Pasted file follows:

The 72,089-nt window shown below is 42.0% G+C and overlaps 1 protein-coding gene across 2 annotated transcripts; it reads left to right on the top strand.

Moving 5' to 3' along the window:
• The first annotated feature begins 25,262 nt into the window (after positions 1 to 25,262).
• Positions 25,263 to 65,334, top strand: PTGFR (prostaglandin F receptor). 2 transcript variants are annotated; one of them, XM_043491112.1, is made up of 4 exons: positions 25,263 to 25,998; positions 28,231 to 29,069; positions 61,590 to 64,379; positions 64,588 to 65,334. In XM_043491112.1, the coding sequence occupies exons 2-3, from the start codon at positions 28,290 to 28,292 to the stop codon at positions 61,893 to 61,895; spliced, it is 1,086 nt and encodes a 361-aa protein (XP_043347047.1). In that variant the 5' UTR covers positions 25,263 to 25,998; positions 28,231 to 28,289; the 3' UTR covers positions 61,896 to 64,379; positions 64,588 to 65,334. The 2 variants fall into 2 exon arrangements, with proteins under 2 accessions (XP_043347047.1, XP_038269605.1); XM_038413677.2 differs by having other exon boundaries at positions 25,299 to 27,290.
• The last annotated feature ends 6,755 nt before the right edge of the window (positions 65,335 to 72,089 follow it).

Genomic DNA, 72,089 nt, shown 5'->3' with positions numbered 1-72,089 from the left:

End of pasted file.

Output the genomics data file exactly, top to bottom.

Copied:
The 72,089-nt window shown below is 42.0% G+C and overlaps 1 protein-coding gene across 2 annotated transcripts; it reads left to right on the top strand.

Moving 5' to 3' along the window:
• The first annotated feature begins 25,262 nt into the window (after positions 1 to 25,262).
• Positions 25,263 to 65,334, top strand: PTGFR (prostaglandin F receptor). 2 transcript variants are annotated; one of them, XM_043491112.1, is made up of 4 exons: positions 25,263 to 25,998; positions 28,231 to 29,069; positions 61,590 to 64,379; positions 64,588 to 65,334. In XM_043491112.1, the coding sequence occupies exons 2-3, from the start codon at positions 28,290 to 28,292 to the stop codon at positions 61,893 to 61,895; spliced, it is 1,086 nt and encodes a 361-aa protein (XP_043347047.1). In that variant the 5' UTR covers positions 25,263 to 25,998; positions 28,231 to 28,289; the 3' UTR covers positions 61,896 to 64,379; positions 64,588 to 65,334. The 2 variants fall into 2 exon arrangements, with proteins under 2 accessions (XP_043347047.1, XP_038269605.1); XM_038413677.2 differs by having other exon boundaries at positions 25,299 to 27,290.
• The last annotated feature ends 6,755 nt before the right edge of the window (positions 65,335 to 72,089 follow it).

Genomic DNA, 72,089 nt, shown 5'->3' with positions numbered 1-72,089 from the left: